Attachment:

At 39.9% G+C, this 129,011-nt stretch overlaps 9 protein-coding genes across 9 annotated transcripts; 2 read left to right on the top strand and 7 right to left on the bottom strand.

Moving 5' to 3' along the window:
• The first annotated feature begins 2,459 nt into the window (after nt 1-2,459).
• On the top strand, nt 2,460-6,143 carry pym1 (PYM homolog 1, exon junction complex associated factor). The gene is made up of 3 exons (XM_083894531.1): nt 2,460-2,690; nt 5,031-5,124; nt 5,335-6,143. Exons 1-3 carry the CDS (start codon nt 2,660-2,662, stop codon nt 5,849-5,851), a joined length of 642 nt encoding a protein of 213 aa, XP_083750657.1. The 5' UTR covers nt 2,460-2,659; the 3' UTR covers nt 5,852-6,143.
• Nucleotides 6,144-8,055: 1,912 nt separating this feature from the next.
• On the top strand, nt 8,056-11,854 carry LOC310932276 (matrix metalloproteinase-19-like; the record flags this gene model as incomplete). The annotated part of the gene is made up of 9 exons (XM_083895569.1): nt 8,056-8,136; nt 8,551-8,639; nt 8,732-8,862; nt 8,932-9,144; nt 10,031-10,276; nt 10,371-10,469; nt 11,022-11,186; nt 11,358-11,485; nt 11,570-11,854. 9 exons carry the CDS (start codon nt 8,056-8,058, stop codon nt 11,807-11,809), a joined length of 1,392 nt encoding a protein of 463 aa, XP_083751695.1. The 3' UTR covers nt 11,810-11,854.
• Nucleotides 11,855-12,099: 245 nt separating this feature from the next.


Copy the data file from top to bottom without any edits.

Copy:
At 39.9% G+C, this 129,011-nt stretch overlaps 9 protein-coding genes across 9 annotated transcripts; 2 read left to right on the top strand and 7 right to left on the bottom strand.

Moving 5' to 3' along the window:
• The first annotated feature begins 2,459 nt into the window (after nt 1-2,459).
• On the top strand, nt 2,460-6,143 carry pym1 (PYM homolog 1, exon junction complex associated factor). The gene is made up of 3 exons (XM_083894531.1): nt 2,460-2,690; nt 5,031-5,124; nt 5,335-6,143. Exons 1-3 carry the CDS (start codon nt 2,660-2,662, stop codon nt 5,849-5,851), a joined length of 642 nt encoding a protein of 213 aa, XP_083750657.1. The 5' UTR covers nt 2,460-2,659; the 3' UTR covers nt 5,852-6,143.
• Nucleotides 6,144-8,055: 1,912 nt separating this feature from the next.
• On the top strand, nt 8,056-11,854 carry LOC310932276 (matrix metalloproteinase-19-like; the record flags this gene model as incomplete). The annotated part of the gene is made up of 9 exons (XM_083895569.1): nt 8,056-8,136; nt 8,551-8,639; nt 8,732-8,862; nt 8,932-9,144; nt 10,031-10,276; nt 10,371-10,469; nt 11,022-11,186; nt 11,358-11,485; nt 11,570-11,854. 9 exons carry the CDS (start codon nt 8,056-8,058, stop codon nt 11,807-11,809), a joined length of 1,392 nt encoding a protein of 463 aa, XP_083751695.1. The 3' UTR covers nt 11,810-11,854.
• Nucleotides 11,855-12,099: 245 nt separating this feature from the next.